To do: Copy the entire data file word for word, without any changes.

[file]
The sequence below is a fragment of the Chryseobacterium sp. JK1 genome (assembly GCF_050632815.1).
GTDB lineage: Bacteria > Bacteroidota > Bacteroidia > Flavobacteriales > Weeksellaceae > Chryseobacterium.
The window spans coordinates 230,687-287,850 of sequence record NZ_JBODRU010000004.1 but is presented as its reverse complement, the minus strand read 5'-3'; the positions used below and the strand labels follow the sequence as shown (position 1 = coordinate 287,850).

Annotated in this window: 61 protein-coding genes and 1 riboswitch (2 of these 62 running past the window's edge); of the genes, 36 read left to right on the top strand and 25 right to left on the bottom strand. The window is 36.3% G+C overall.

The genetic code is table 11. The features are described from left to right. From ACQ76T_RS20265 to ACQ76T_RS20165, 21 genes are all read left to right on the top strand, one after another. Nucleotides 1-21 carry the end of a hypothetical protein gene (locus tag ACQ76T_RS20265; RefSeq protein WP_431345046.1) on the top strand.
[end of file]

The sequence below is a fragment of the Chryseobacterium sp. JK1 genome (assembly GCF_050632815.1).
GTDB lineage: Bacteria > Bacteroidota > Bacteroidia > Flavobacteriales > Weeksellaceae > Chryseobacterium.
The window spans coordinates 230,687-287,850 of sequence record NZ_JBODRU010000004.1 but is presented as its reverse complement, the minus strand read 5'-3'; the positions used below and the strand labels follow the sequence as shown (position 1 = coordinate 287,850).

Annotated in this window: 61 protein-coding genes and 1 riboswitch (2 of these 62 running past the window's edge); of the genes, 36 read left to right on the top strand and 25 right to left on the bottom strand. The window is 36.3% G+C overall.

The genetic code is table 11. The features are described from left to right. From ACQ76T_RS20265 to ACQ76T_RS20165, 21 genes are all read left to right on the top strand, one after another. Nucleotides 1-21 carry the end of a hypothetical protein gene (locus tag ACQ76T_RS20265; RefSeq protein WP_431345046.1) on the top strand.